Maybe you don't really think any of this applies. I hear that fairly often: "I'm just a happy white kid from a middle-class family." That's fine. Better than fine. If you've made it this far without having to overcome any major obstacles, feel grateful. You've got a lot of promise. But don't fall into the paradoxical trap of feeling like having no disadvantages is in itself a disadvantage. There's no evidence that colleges--even those looking to increase diversity--are going to hold it against you that you're a happy, well-adjusted, middle-class student

Thinking about special circumstances, one of the most common questions I get from students working on their college application essays is "Is it okay to write about...?"

Is it okay to write about my depression? Is it okay to write about coming out as queer? Is it okay to write about how I used to be a really bad student? Is it okay to write about being an abuse survivor? Is it okay to talk about being bullied? Is it okay to talk about the time I was a bully?

Yes, it is okay. Nobody is asking you to hide any part of yourself, to feel shame, or feel unworthy. In many cases, it would literally be illegal for an admissions officer to discriminate against you based simply on the topic your essay. They ask you to write essays to make sure your writing skills are sufficient, yes, but also to get to know you as a person.

That being said, it's important to think about why you would write about that. Whatever specific narrative or example you give, you want your essay to illustrate personal qualities or traits that aren't already demonstrated in your transcript and that show your readiness to do well in college. 

Battling depression, or being gay, or having suffered academic setbacks doesn't make you any less able to do well in college. But it doesn't necessarily make you any more able to do well in college, either. So decide what personal qualities this particular issue might highlight as evidence.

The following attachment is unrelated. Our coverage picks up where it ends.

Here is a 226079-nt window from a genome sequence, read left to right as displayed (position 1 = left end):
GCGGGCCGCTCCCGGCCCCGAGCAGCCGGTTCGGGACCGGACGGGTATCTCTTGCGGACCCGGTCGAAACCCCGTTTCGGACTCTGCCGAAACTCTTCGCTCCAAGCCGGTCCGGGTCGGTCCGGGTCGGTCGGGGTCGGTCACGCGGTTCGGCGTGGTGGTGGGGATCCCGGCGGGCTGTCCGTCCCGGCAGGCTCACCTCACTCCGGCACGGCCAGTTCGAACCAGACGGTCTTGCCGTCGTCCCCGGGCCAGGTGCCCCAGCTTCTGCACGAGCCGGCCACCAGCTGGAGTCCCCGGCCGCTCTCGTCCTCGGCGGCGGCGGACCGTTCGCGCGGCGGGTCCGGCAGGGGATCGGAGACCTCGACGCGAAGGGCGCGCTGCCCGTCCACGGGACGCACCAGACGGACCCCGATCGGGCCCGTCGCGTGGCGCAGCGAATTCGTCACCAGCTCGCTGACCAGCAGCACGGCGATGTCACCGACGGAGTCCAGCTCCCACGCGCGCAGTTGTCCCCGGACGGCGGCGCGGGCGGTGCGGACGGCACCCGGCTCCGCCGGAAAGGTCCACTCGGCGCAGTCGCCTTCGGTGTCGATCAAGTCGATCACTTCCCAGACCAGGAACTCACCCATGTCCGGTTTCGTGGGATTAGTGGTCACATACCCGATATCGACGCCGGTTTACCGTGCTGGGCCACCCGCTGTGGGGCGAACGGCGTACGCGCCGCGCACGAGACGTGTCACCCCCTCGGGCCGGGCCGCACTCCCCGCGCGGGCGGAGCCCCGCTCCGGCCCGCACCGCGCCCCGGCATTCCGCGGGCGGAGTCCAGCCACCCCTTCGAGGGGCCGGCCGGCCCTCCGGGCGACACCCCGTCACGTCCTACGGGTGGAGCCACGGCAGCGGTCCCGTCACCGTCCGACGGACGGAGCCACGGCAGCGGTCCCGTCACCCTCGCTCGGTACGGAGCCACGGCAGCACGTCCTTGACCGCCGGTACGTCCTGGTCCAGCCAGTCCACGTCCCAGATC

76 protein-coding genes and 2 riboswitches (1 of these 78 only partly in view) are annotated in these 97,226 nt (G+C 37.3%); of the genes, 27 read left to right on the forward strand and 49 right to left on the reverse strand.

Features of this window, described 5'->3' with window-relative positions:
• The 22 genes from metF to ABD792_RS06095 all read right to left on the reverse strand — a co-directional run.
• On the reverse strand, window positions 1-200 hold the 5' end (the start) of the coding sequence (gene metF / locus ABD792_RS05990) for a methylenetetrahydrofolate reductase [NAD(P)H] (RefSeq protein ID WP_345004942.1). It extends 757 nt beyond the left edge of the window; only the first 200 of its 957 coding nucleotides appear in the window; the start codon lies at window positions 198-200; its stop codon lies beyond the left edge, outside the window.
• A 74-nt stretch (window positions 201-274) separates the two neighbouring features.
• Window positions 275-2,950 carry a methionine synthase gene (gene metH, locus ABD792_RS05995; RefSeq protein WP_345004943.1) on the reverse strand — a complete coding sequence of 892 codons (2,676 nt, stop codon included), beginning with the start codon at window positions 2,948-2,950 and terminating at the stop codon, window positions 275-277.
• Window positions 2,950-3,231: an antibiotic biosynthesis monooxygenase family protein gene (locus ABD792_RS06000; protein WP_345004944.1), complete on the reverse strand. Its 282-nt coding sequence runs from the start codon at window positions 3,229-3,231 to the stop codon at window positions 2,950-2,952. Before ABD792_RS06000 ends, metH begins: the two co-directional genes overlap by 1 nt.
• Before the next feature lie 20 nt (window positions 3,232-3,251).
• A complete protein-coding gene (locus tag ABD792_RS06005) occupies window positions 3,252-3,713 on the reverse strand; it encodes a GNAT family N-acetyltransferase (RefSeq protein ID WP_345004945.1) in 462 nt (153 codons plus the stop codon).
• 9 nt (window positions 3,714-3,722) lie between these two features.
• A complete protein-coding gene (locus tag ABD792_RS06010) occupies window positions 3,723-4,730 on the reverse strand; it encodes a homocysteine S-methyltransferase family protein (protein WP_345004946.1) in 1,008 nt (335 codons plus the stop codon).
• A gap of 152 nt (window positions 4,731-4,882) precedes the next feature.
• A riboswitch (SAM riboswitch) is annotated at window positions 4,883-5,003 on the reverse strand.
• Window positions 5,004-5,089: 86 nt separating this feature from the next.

So, for example, your essay isn't about the incredible difficulty of coming out to your family, it's about how you've learned to have difficult or contentious conversations without falling apart. Coming out is the example you give, not the main idea.

For example, your essay isn't about your diagnosis as bipolar, it's about how self-knowledge has made you a stronger person and better thinker. Working through your bipolar diagnosis is your example, not the main idea.

The main idea is this: the difficult thing you want to talk about but aren't sure you should talk about? Go ahead and talk about it. But it's not your thesis, it's your concrete evidence.

I don't say that to diminish the importance of your identity or the reality of your struggle, just to make sure you keep your eye on the key parts of your essay. Always begin with asking yourself: what about me makes me likely to do well in college, and how do I best show that? 

Once you know it's perfectly fine to be yourself, however you define that, go back to focusing on how to write the best essay.

If you haven't yet decided that it's fine to be yourself, if you haven't yet got help or had a real discussion about something you need help with or need to discuss, there are people out there who care and who want to help. Please find them and take care of yourself.